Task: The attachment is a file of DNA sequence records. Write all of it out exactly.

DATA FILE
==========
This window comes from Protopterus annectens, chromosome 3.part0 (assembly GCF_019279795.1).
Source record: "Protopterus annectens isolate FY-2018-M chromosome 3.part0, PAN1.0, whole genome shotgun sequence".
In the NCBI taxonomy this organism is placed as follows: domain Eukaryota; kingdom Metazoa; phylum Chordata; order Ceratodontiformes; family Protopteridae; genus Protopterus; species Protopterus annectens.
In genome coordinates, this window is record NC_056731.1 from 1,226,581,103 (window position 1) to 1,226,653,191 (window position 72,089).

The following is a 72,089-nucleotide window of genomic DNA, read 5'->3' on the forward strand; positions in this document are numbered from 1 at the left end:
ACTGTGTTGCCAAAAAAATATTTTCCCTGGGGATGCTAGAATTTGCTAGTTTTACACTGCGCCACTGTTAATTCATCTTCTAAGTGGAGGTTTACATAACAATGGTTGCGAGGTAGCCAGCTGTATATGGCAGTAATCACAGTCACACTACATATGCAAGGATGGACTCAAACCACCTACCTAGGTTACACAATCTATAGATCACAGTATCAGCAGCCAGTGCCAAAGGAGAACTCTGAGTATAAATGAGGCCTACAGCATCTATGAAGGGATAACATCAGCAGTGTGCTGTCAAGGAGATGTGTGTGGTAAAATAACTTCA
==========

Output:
This window comes from Protopterus annectens, chromosome 3.part0 (assembly GCF_019279795.1).
Source record: "Protopterus annectens isolate FY-2018-M chromosome 3.part0, PAN1.0, whole genome shotgun sequence".
In the NCBI taxonomy this organism is placed as follows: domain Eukaryota; kingdom Metazoa; phylum Chordata; order Ceratodontiformes; family Protopteridae; genus Protopterus; species Protopterus annectens.
In genome coordinates, this window is record NC_056731.1 from 1,226,581,103 (window position 1) to 1,226,653,191 (window position 72,089).

The following is a 72,089-nucleotide window of genomic DNA, read 5'->3' on the forward strand; positions in this document are numbered from 1 at the left end:
ACTGTGTTGCCAAAAAAATATTTTCCCTGGGGATGCTAGAATTTGCTAGTTTTACACTGCGCCACTGTTAATTCATCTTCTAAGTGGAGGTTTACATAACAATGGTTGCGAGGTAGCCAGCTGTATATGGCAGTAATCACAGTCACACTACATATGCAAGGATGGACTCAAACCACCTACCTAGGTTACACAATCTATAGATCACAGTATCAGCAGCCAGTGCCAAAGGAGAACTCTGAGTATAAATGAGGCCTACAGCATCTATGAAGGGATAACATCAGCAGTGTGCTGTCAAGGAGATGTGTGTGGTAAAATAACTTCA